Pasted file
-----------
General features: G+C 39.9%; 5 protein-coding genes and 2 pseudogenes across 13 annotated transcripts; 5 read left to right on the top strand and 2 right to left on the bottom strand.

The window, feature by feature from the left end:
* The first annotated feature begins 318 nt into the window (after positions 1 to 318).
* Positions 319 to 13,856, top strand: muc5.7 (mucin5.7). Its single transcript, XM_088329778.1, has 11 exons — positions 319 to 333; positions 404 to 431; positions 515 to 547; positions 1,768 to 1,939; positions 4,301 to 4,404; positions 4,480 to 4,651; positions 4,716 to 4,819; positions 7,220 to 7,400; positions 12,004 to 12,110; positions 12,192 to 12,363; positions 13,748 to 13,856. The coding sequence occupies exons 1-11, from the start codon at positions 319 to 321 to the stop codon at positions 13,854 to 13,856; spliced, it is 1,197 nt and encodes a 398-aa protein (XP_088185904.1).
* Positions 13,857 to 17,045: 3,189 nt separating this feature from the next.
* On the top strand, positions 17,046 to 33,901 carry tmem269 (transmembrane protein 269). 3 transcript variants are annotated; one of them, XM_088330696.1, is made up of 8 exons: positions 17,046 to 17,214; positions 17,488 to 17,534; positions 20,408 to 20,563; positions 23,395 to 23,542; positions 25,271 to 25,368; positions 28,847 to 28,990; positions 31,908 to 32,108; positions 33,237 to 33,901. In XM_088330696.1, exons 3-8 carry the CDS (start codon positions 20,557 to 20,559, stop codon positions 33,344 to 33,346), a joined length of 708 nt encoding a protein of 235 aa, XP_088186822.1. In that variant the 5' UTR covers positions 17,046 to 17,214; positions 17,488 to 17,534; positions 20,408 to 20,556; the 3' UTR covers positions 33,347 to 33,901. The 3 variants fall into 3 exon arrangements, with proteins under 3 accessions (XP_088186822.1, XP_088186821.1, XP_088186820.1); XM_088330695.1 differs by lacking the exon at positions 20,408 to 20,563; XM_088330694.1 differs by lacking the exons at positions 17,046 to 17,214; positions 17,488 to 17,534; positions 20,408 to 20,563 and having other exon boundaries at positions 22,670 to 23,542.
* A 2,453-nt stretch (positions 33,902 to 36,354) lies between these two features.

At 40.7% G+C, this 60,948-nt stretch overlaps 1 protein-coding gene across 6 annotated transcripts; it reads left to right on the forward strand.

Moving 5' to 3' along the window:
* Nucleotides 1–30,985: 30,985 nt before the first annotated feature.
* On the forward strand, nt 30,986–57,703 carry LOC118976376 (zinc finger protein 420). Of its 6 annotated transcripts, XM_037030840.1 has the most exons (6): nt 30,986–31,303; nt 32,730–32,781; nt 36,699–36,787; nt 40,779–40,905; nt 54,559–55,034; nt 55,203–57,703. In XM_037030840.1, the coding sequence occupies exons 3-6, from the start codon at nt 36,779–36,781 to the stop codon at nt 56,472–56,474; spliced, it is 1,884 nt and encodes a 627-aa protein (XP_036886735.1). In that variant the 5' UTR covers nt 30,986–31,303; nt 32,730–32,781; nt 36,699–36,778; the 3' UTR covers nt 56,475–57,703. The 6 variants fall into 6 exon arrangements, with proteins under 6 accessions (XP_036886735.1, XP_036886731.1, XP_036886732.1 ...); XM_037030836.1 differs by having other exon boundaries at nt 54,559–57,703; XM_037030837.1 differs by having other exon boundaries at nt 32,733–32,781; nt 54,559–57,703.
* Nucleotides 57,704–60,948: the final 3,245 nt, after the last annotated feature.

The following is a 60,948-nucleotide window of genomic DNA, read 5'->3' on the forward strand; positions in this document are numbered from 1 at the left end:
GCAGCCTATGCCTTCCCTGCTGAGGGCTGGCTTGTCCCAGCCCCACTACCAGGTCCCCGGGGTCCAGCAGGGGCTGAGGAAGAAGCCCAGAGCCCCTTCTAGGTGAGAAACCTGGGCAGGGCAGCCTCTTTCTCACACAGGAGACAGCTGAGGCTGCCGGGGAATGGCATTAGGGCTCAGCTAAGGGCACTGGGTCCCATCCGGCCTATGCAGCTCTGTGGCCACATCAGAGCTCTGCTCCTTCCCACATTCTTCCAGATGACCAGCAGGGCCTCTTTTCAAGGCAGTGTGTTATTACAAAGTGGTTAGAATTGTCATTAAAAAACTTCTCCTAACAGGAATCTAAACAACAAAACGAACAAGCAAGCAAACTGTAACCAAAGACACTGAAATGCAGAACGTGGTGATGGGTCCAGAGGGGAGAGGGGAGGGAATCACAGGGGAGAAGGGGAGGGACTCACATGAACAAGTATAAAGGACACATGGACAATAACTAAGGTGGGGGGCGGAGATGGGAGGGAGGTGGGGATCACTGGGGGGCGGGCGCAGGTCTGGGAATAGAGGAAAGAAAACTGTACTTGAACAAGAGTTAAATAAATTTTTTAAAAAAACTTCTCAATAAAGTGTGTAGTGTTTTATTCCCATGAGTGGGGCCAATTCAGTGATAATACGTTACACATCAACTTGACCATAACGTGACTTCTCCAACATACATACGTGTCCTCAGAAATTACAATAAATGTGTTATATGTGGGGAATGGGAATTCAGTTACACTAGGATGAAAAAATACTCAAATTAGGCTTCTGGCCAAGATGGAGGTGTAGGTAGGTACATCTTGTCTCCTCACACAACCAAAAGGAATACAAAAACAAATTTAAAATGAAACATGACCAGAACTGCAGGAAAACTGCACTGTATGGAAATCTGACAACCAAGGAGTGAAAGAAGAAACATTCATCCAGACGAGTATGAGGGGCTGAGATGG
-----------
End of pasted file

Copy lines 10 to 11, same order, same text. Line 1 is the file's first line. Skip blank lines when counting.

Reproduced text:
* Nucleotides 1–30,985: 30,985 nt before the first annotated feature.
* On the forward strand, nt 30,986–57,703 carry LOC118976376 (zinc finger protein 420). Of its 6 annotated transcripts, XM_037030840.1 has the most exons (6): nt 30,986–31,303; nt 32,730–32,781; nt 36,699–36,787; nt 40,779–40,905; nt 54,559–55,034; nt 55,203–57,703. In XM_037030840.1, the coding sequence occupies exons 3-6, from the start codon at nt 36,779–36,781 to the stop codon at nt 56,472–56,474; spliced, it is 1,884 nt and encodes a 627-aa protein (XP_036886735.1). In that variant the 5' UTR covers nt 30,986–31,303; nt 32,730–32,781; nt 36,699–36,778; the 3' UTR covers nt 56,475–57,703. The 6 variants fall into 6 exon arrangements, with proteins under 6 accessions (XP_036886735.1, XP_036886731.1, XP_036886732.1 ...); XM_037030836.1 differs by having other exon boundaries at nt 54,559–57,703; XM_037030837.1 differs by having other exon boundaries at nt 32,733–32,781; nt 54,559–57,703.